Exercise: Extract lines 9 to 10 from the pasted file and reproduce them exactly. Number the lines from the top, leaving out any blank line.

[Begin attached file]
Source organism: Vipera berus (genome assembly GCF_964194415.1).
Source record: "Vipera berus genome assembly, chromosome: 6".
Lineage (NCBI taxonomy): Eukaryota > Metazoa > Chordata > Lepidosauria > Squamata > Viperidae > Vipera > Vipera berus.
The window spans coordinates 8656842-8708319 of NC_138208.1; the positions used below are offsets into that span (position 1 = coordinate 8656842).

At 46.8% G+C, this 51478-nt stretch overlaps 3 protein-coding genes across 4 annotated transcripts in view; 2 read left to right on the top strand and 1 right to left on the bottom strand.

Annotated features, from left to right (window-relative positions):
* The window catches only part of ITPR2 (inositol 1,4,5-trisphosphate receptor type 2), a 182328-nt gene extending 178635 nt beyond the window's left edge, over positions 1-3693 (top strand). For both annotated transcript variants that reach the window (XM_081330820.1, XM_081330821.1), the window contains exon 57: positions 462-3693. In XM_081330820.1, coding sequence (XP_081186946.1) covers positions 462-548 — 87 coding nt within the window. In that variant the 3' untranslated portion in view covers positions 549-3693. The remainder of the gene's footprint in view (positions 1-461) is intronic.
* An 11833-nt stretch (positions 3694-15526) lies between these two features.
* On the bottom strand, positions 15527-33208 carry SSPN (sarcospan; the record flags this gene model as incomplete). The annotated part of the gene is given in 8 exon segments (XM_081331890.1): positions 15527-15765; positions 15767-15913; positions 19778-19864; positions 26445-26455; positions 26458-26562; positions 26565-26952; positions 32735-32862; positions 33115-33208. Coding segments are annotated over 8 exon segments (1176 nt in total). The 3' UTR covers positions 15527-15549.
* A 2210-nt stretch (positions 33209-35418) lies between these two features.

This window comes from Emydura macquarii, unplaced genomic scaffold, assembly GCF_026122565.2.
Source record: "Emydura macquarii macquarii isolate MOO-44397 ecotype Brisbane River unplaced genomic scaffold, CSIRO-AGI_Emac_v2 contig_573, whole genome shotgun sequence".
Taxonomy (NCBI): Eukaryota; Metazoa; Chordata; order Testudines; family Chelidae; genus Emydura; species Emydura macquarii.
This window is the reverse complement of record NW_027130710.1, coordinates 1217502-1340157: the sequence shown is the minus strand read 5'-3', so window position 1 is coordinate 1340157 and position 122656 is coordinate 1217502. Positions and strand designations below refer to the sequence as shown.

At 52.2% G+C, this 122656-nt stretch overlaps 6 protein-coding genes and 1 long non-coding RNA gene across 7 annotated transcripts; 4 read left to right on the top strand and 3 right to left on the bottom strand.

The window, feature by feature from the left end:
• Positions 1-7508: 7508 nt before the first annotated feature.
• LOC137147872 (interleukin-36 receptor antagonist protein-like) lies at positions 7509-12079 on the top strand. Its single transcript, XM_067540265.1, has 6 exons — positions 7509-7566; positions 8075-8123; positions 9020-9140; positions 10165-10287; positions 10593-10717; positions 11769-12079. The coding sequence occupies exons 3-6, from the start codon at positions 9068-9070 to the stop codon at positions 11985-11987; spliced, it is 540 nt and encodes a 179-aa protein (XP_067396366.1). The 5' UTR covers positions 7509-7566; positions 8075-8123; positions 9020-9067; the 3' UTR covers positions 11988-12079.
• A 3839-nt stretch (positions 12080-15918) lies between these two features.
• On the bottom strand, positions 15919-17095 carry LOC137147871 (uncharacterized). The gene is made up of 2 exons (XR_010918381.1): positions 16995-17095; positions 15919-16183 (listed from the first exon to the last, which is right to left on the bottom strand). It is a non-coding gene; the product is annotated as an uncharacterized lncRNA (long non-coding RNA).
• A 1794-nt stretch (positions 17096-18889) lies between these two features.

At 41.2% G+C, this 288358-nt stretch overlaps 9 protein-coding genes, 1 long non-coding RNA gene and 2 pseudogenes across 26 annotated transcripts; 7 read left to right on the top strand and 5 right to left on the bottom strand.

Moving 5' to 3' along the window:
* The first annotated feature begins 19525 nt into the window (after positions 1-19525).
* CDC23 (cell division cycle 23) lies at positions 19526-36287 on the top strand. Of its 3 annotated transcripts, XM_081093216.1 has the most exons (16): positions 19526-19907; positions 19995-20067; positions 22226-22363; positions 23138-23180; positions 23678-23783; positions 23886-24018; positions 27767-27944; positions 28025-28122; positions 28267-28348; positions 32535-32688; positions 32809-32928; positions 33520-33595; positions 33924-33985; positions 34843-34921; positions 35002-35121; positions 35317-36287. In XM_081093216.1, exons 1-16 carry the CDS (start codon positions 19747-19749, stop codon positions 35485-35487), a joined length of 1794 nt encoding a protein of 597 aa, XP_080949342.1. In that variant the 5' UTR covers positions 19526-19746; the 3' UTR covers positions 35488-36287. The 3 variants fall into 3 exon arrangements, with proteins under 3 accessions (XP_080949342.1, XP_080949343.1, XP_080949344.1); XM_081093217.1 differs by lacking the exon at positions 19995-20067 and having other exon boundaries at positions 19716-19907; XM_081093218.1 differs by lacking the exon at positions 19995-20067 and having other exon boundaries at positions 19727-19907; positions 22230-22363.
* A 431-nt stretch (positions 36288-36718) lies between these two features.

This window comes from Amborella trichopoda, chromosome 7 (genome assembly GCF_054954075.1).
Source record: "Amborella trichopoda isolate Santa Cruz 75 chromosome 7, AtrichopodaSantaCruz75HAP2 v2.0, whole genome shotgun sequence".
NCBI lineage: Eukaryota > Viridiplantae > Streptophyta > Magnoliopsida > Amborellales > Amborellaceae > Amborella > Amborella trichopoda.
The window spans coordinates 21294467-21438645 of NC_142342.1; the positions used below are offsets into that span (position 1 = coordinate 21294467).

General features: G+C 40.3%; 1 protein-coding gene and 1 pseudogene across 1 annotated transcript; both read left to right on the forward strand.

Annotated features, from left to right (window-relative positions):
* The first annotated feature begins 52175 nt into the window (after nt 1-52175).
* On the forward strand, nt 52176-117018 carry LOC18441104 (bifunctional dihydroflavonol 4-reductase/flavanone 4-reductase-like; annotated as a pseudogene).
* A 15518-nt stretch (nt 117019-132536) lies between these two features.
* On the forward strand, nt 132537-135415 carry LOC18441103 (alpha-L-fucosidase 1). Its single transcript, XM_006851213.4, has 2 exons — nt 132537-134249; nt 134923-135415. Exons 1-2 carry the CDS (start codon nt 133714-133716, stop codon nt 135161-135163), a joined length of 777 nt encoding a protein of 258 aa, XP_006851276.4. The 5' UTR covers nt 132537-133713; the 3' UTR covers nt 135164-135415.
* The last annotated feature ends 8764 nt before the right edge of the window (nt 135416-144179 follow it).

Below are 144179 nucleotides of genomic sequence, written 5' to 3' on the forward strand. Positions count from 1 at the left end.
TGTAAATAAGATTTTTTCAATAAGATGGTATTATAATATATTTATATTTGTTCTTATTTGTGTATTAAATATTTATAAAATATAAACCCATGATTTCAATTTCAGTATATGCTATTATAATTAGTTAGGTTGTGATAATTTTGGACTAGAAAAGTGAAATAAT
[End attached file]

* On the bottom strand, positions 15527-33208 carry SSPN (sarcospan; the record flags this gene model as incomplete). The annotated part of the gene is given in 8 exon segments (XM_081331890.1): positions 15527-15765; positions 15767-15913; positions 19778-19864; positions 26445-26455; positions 26458-26562; positions 26565-26952; positions 32735-32862; positions 33115-33208. Coding segments are annotated over 8 exon segments (1176 nt in total). The 3' UTR covers positions 15527-15549.
* A 2210-nt stretch (positions 33209-35418) lies between these two features.